Archive

Posts Tagged ‘crescent hills and kit homes’

CQ, CQ, CQ…Hopewell?

August 22nd, 2014 Sears Homes 1 comment

Tonight, for the first time in months, I got on the ham radio, calling CQ on the 40-meter band.

My second contact was “Bob.”

In a flash, my buddy Milton (sitting with me) looked up Bob’s call sign on his computer, and started laughing hysterically.

“You’re not going to believe this,” he said. “This guy’s in Hopewell!”

My oh my.

How is it that I can transmit a 100-watt signal through a magnificent antenna strung up high in the trees; a signal with the capacity to bounce off the ionosphere and travel all the way around the world, and I end up to talking to Hopewell?

Fortunately, Bob from Hopewell was a very pleasant fellow and we had a lovely chat.

He asked me if I was familiar with the many older homes in Hopewell. I told him that I was! And I suggested he check out my website.

Oh MY!

To read my other blogs on Ham Radio, click here and here.

To visit the website for the Norfolk Ham Club, click here.

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Henry

One of my very favorite movies is "Testament," which tells the story of a small town outside San Francisco, after San Francisco takes a direct hit from a nuclear bomb. In "Testament," Henry Abhart is the hero, because he's able to talk with the outside world when all other lines of communication have been lost. I highly recommend this movie. It's a tribute to the fact that, Ham Radio will always be reliable when other communications systems have failed.

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best

The best of both worlds: A fine-looking antenna mounted on Sears Avondale in Illinois.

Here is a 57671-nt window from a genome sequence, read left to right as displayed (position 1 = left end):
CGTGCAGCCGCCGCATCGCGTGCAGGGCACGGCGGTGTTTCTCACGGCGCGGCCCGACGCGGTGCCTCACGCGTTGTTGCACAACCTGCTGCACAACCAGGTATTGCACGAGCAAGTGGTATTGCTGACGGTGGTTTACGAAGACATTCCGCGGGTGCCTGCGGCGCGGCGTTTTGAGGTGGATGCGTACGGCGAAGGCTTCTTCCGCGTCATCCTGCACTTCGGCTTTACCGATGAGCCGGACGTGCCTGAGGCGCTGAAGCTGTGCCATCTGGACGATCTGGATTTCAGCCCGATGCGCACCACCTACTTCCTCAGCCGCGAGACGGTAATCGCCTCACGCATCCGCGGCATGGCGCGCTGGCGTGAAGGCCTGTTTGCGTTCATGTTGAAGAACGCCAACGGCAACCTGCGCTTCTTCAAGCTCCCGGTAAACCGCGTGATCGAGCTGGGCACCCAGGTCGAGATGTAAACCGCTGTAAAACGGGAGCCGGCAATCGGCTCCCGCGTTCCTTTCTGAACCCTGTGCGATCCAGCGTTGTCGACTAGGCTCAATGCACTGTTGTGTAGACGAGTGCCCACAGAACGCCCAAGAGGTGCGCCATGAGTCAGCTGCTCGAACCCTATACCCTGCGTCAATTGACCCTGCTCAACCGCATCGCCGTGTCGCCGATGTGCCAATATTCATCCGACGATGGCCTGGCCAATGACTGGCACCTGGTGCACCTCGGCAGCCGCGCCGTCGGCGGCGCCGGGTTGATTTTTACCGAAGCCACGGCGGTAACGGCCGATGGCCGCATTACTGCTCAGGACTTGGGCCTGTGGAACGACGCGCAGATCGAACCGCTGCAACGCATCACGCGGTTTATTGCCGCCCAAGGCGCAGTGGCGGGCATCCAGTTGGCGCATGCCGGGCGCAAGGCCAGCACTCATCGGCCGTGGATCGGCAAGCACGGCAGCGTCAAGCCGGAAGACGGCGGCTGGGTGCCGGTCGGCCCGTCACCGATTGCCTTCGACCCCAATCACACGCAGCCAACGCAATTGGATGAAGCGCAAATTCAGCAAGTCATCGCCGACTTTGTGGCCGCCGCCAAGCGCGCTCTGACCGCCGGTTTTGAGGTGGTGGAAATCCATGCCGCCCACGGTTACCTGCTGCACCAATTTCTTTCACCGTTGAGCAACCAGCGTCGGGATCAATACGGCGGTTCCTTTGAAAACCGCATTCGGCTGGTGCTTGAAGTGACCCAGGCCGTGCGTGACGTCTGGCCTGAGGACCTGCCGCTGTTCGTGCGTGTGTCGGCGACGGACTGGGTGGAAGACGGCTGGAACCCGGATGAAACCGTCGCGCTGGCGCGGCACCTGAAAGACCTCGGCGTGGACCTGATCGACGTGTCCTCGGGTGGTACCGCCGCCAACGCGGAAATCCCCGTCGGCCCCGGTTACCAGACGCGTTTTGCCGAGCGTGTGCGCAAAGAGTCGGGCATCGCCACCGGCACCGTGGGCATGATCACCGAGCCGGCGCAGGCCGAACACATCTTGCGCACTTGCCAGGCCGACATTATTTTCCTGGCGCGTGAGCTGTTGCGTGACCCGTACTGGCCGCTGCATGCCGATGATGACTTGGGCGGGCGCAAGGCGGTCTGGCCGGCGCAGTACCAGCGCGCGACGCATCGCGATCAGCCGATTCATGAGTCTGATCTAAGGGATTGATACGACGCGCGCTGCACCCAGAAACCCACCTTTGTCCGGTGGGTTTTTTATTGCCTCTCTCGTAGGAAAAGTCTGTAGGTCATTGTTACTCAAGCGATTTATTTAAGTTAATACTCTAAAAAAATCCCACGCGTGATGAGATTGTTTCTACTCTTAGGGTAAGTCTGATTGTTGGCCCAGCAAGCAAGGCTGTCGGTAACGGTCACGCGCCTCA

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Sears Avondale as seen in the 1919 catalog.

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To read my other blogs on Ham Radio, click here and here.

To read about Hopewell, click here.

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Carnation Kit House: You’re Gonna Love It In an Instant

August 22nd, 2014 Sears Homes 3 comments

Hopewell! Alas, poor Hopewell.

They have an interesting collection of Aladdin kit homes, and yet for reasons that elude me, they’ve done nothing to promote these homes.

One example is this Aladdin “Carnation” (shown below). It sits in a working class neighborhood within Hopewell that has suffered two egregious fates: 1) These kit homes - modest, working class homes - have been largely ignored, and 2) Many of these modest homes have already been demolished.

For years, I’ve been trying to identify this particular house, as it’s smack dab in the middle of an Aladdin neighborhood (in Hopewell), but I couldn’t find a perfect match.

And then recently, while I was scanning a 1916 Aladdin catalog, I discovered this particular model.